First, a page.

British PM to tell her divided government to 'shape up'

2017-10-04 16:06
British Prime Minister Theresa May. (Jason DeCrow, AP)

British Prime Minister Theresa May. (Jason DeCrow, AP)

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Manchester - British Prime Minister Theresa May will on Wednesday admit her divided government must "shape up" to the challenges of Brexit and a resurgent opposition, as she wraps up her Conservative party conference.

The four-day gathering has been dominated by talk of ministerial rows over Britain's future outside the European Union, as well as May's own weakened position following an electoral setback in June.

Foreign Secretary Boris Johnson, who goaded her in the run-up to the event with outspoken interventions on Brexit, gave May his full support in his speech on Tuesday.

But she is under growing pressure over negotiations in Brussels, while the increasing popularity of Labour leader Jeremy Corbyn poses a threat.

In her closing speech, May will say it has "never been my style to hide from a challenge" - and remind her ministers of the responsibilities of power.

"The daily lives of ordinary working people go on. And they must be our focus," she will say, according to extracts released by her office.

She will add: "Let us shape up and give the country the government it needs."

Many delegates gathered in Manchester, northwest England, have been irritated by the talk of government splits and speculation about Johnson's ambitions.

"I was cross with him before, but he behaved," said Penny Pendleton, 58, from Tunbridge Wells in southeast England, after the foreign secretary's speech.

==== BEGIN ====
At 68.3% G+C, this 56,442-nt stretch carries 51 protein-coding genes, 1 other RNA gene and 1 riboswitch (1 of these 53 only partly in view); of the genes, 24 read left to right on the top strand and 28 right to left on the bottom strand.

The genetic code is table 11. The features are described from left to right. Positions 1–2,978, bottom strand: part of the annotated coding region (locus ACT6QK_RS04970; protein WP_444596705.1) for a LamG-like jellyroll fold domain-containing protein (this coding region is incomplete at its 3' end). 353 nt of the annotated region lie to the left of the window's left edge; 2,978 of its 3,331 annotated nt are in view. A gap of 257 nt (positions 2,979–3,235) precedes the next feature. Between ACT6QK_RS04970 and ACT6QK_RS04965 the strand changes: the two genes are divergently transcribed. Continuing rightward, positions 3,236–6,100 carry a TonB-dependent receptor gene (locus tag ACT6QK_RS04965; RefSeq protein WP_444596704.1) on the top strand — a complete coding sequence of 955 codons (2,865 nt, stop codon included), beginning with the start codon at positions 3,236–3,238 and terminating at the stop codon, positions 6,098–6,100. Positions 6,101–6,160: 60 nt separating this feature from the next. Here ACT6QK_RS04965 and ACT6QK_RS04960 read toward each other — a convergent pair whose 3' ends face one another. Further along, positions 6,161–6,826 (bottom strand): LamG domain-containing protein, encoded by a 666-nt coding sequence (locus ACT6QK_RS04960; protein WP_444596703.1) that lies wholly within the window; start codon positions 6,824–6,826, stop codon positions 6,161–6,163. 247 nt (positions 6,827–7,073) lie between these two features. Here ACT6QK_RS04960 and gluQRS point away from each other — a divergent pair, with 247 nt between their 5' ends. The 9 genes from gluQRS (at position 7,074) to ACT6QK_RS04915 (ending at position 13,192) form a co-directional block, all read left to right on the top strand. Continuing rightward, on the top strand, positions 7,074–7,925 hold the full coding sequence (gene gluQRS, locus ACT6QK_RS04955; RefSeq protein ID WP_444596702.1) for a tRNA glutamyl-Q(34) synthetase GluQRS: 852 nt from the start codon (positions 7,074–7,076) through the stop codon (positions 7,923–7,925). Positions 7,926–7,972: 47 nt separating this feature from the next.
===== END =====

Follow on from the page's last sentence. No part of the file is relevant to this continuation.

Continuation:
"We do not want another election. We've got to get on with it."

'It's not miserable' 

Audrey Graham, a delegate from Bury, near Manchester, said she wanted a positive message from the prime minister in her closing address.

"It's been really hard for her but we really are behind her. Now we need a bit of uplifting," she told AFP.

May has struggled to reassert her authority since calling the snap election in June, only to lose the Conservatives' majority in the House of Commons.

Her own performance was blamed, but the Labour party also did better than expected, as young voters flocked to Corbyn's left-wing vision.

In Manchester, cabinet ministers have been lining up to condemn the Labour leader, with Johnson accusing him of "economic masochism" and joking he would like to send him into space.

But May also announced a number of policies clearly targeting the youth vote, prompting Corbyn to accuse her of having "no ideas and no plan for Britain".

The prime minister is also under pressure from members of her own party and from Brussels over the Brexit negotiations, which are moving slowly.

The European Parliament overwhelmingly backed a motion on Tuesday calling for trade talks to be delayed, saying negotiations so far had not made enough progress.

May, who took office after David Cameron resigned following the Brexit referendum last year, has appeared tired in recent days, prompting questions about her enthusiasm for the top job.

"It's not miserable," she told Channel Four television on Tuesday.

"The reason it's not miserable is because as prime minister I can ensure that government takes decisions that really improve people's lives."

Read more on:    theresa may  |  uk  |  politics

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